It is a wonderful figure of speech. You see, the Assyrians had come in and they had cut down all the trees of Lebanon. It takes a long time for a forest to grow up, but he said, “It won't be long until that area that has been razed by the enemy shall become a fruitful field, and it won't be long until the fruitful field shall be like the forest again.” When will that be? Look at verse 18:

Isaiah 29

18And in that day [end-time] shall the deaf hear the words of the book, and the eyes of the blind shall see out of obscurity, and out of darkness.

Thank God that is happening individually everywhere, even in this hour, but not on a worldwide scale. Thank God that people who are spiritually deaf are awakened by the Spirit of God and they do hear the words of the Book. People who are spiritually blind see out of obscurity and out of darkness.

The Day of the Meek

What do we read in the next verse?

Isaiah 29

19The meek also shall increase their joy in the LORD, and the poor among men shall rejoice in the Holy One of Israel.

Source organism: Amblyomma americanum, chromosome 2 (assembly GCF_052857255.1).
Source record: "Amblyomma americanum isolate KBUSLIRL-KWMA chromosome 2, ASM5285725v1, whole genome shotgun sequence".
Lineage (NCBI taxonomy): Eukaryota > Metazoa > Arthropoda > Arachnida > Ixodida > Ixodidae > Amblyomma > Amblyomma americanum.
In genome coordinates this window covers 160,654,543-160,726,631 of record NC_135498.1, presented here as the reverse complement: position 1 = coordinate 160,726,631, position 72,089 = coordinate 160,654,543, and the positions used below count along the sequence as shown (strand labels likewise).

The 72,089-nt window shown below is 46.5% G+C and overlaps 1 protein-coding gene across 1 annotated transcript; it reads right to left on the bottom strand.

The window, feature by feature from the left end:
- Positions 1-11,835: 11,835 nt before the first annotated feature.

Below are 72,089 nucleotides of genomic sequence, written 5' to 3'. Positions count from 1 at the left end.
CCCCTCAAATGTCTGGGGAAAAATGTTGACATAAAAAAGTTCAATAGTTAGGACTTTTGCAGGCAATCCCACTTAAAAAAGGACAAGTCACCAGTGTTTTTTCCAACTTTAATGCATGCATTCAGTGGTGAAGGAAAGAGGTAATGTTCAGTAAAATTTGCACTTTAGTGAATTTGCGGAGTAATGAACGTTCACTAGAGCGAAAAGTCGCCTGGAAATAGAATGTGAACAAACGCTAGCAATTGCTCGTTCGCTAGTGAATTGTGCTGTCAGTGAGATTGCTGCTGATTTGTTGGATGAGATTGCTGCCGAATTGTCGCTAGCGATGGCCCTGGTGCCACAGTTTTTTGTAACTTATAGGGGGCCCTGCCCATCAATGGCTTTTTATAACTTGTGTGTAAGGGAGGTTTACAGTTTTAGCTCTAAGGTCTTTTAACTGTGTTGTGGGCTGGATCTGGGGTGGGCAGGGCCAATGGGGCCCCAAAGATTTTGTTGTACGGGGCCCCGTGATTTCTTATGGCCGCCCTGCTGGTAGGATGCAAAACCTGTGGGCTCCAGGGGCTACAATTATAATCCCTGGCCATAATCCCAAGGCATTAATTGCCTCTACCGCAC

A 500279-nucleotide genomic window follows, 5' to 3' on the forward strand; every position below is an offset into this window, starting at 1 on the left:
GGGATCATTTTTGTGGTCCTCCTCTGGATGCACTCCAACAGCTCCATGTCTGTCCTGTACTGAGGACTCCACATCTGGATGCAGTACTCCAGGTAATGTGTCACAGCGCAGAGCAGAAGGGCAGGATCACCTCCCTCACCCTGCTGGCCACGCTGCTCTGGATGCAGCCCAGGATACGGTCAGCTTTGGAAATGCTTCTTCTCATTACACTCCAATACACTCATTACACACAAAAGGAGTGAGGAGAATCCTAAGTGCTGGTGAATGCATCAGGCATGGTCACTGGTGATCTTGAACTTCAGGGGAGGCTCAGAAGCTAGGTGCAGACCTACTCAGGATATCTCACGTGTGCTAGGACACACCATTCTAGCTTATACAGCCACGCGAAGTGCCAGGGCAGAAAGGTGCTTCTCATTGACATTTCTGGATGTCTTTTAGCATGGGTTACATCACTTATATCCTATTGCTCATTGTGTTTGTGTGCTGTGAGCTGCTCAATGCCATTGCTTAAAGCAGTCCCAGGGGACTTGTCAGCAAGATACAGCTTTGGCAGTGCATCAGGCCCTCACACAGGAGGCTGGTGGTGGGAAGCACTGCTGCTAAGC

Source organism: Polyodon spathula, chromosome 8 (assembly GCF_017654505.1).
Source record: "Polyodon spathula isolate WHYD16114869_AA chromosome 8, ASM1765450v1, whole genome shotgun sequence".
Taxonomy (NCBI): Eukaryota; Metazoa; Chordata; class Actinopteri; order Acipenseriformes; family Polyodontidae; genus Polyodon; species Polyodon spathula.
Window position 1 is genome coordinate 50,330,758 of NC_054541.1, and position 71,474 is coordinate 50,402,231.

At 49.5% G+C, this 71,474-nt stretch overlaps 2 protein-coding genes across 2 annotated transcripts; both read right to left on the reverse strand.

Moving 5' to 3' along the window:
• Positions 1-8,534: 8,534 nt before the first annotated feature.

This is not the day of the meek. Do you know that? The Bible says that the meek will inherit the earth, and if you think that that is going to happen now, you had better give it another thought. The meek are not going to be in charge of things now, and God never intended that they would be. God never intended that you should lay down your arms and expect your meekness to conquer the earth. When the Lord Jesus Christ left His disciples, He said, “A few days ago I sent you out without a sword, without scrip, without an extra coat, but I was conducting a special experiment. I'm leaving you now, and I want to tell you this: You take your purse with you because you are going to need it. You take some scrip with you, and if you don't have a sword, you go sell that second coat that you have and borrow a sword because you are going to need it while I'm gone” (Matthew 10).

There is no pacifism in the Bible. “You are going to need that sword while I am gone, but when the Lord Jesus Christ comes, the sword will be beaten into plowshares, the spears into pruninghooks, and the meek shall increase their joy in the Lord.” Why? Look at verse 20:

Isaiah 29

20For the terrible one is brought to nought, and the scorner is consumed, and all that watch for iniquity are cut off: